OCD and Crime

by c. guoy freedigitalphotos.net

by c. guoy freedigitalphotos.net

Man arrested after Jo Cox shooting is ‘obsessive compulsive who rubbed own skin with Brillo pads’ relative claims.

The above statement is a  recent headline from the Daily Mirror, a British newspaper. The story goes on to discuss the eccentricities of the man arrested for the recent horrific killing of Jo Cox, a Member of Parliament.

Talk about misleading. While it certainly is possible this man has obsessive-compulsive disorder (untreated), those with OCD are no more likely to commit crimes than the general population.

The headline might just have well have said, “Killer has brown eyes.” It’s just not relevant to the crime. Those with OCD who have obsessions of harming others live with the torment of these thoughts because they are so repulsed and frightened by them. Compulsions are created as a way to make sure these acts are not carried out. Those with OCD who have obsessions about hurting others with a knife, for example, will hide all the knives in their home or not go near the kitchen. They do not act on their obsessions. They WILL NOT take a knife and hurt someone, at least not because they have OCD.

This Washington Post article, which I think is well worth reading, discusses the fact that most killers do not suffer from what we typically consider mental illness, but rather  are considered sociopaths. Dr. Michael Stone, a forensic psychiatrist at the Columbia College of Physicians and Surgeons, breaks mental illness into two categories:

In the first category are those with schizophrenia, delusions and other psychoses that separate them from reality and who are suffering from serious mental illness and could be helped with medical treatment. In the second are those with personality, antisocial or sociopathic disorders who may exhibit paranoia, callousness or a severe lack of empathy but know exactly what they are doing.

Dr. Stone published a paper in 2015, and the Washington Post article summarizes its conclusions:

Stone found that just about 2 out of 10 mass killers were suffering from serious mental illness. The rest had personality or antisocial disorders or were disgruntled, jilted, humiliated or full of intense rage. They were unlikely to be identified or helped by the mental-health system, reformed or not.

Some of the commenters on this article argue that  sociopaths are indeed mentally ill, and this whole topic is just a matter of semantics. In this blog post, I discuss the use of the phrase “the mentally ill” and experts weigh in on who that includes and how this phrase  perpetuates stigma.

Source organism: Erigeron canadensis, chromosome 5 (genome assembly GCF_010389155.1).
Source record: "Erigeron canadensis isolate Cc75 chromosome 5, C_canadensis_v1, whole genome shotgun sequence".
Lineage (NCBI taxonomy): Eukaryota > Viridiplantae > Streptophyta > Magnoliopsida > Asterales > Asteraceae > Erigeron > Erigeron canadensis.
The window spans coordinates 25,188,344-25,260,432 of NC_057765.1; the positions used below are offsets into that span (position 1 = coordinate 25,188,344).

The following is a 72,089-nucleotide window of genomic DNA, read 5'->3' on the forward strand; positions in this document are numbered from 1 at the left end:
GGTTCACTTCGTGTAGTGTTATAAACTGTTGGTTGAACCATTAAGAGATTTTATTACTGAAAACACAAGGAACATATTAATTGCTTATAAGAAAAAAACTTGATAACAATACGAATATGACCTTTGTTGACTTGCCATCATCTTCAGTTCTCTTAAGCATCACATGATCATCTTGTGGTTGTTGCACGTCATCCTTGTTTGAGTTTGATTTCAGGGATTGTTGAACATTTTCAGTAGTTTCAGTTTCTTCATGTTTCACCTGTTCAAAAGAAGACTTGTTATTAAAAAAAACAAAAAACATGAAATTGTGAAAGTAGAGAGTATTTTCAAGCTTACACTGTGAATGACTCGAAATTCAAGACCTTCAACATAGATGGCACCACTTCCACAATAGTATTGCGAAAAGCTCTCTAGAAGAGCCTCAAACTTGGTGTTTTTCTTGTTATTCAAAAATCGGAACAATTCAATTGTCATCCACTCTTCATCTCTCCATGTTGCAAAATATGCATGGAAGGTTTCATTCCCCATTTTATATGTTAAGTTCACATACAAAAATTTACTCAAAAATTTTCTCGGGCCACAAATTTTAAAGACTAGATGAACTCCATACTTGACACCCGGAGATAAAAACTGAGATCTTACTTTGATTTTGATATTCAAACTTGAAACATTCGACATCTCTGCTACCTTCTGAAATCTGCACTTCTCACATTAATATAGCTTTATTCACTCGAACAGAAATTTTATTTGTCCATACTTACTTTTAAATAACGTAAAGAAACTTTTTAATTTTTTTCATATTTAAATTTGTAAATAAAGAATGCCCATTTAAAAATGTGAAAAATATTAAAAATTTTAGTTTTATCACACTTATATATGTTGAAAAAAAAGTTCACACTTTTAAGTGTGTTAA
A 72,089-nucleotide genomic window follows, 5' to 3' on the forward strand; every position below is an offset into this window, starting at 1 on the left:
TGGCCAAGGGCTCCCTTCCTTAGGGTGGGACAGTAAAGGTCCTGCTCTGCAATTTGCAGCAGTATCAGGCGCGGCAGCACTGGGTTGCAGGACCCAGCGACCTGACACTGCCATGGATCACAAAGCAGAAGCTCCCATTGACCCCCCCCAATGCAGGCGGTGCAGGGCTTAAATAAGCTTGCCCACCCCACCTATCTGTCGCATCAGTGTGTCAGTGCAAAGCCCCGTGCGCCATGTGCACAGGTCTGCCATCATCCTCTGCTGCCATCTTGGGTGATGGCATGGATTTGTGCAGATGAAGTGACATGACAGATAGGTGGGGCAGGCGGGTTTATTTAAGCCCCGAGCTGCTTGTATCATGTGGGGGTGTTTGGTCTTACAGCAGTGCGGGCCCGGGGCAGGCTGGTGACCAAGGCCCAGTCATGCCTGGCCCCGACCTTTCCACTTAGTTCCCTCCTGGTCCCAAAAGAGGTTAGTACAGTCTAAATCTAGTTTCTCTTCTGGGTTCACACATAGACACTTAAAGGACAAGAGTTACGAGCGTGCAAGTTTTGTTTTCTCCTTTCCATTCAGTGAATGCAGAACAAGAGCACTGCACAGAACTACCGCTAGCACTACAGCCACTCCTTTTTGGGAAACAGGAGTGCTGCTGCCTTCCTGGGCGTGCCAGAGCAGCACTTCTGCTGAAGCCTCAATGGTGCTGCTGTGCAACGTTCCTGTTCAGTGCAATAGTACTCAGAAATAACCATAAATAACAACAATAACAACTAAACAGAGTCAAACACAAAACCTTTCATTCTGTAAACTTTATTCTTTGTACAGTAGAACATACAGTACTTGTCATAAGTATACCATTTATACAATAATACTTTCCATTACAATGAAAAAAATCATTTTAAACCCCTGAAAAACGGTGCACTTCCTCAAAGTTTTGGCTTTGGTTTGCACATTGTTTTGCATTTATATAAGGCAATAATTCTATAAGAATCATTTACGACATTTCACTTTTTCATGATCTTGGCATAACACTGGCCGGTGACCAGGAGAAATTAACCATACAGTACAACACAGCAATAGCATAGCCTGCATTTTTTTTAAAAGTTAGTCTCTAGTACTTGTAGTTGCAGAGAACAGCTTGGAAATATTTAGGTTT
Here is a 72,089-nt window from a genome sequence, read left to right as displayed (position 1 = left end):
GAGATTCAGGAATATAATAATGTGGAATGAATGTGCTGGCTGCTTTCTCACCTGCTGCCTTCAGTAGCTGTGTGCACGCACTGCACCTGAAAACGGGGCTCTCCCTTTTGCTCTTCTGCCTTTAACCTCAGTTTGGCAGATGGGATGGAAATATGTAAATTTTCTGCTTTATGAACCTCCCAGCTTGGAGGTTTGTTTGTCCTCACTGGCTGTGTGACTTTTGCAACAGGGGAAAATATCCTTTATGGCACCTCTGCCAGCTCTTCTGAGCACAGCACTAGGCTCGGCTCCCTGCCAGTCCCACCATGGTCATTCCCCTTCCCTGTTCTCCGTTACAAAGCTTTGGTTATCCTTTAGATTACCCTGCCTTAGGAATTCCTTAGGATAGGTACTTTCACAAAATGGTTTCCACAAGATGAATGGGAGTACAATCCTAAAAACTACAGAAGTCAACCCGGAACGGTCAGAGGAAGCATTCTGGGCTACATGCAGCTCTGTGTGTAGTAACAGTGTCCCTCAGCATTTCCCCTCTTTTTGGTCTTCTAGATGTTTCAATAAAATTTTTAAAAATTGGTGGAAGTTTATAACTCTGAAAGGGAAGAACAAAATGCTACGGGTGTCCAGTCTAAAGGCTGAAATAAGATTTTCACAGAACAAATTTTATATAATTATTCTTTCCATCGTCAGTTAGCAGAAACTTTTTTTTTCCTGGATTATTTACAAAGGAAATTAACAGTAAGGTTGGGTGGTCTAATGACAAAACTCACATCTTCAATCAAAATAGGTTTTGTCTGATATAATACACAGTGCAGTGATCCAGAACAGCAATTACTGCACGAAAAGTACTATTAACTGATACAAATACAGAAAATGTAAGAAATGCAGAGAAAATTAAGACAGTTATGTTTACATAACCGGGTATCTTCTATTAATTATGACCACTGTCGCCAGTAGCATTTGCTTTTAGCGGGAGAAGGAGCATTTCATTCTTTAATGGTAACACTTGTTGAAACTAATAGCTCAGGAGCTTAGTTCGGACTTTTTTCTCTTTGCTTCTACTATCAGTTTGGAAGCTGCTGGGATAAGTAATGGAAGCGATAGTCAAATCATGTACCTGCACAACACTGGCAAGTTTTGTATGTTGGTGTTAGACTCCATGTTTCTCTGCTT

Blaming violent crimes on “the mentally ill” is an easy thing to do but the truth is it’s a complicated issue. One thing is perfectly clear, however. People with OCD are no more likely than anyone else to resort to violence.

 

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8 Responses to OCD and Crime

  1. Thank you for this important post. I appreciate your comment that the article may as well have mentioned eye color and that OCD is not relevant to the crime. We have much to learn on the whole about mental illness.

    • Yes, we do have so much to learn, Angie. The sad part right now is that this misinformation about OCD and other brain disorders reaches so many people ( through the media) and shapes how they view those with these disorders. Sigh.

  2. Laura J. McCarthy says:

    Thank you for addressing this issue. The term “mental illness” has always been a catch-all for deviant or misunderstood behavior, which makes about as much sense as labeling any and all physical illnesses “cancer.” Even if personality and antisocial disorders are, indeed, “mental health” disorders, each one is a unique disorder or disease, the same as cancer, diabetes, and heart failure are each manifestations of physical health disorders and disease. Add to this the misconceptions that already define OCD and we are left with your spot-on “brown eyes” analogy.

    • Hi Laura, Thank you so much for commenting and I love your analogy to physical illnesses.THAT is spot-on! Crimes are committed by people and not by illnesses. Thanks again for sharing and I hope to hear from you again!

  3. Reblogged this on Jackie Lea Sommers and commented:
    Very important. VERY.

  4. simonjkyte says:

    The question is – or should be – who influenced this man to do what he did.

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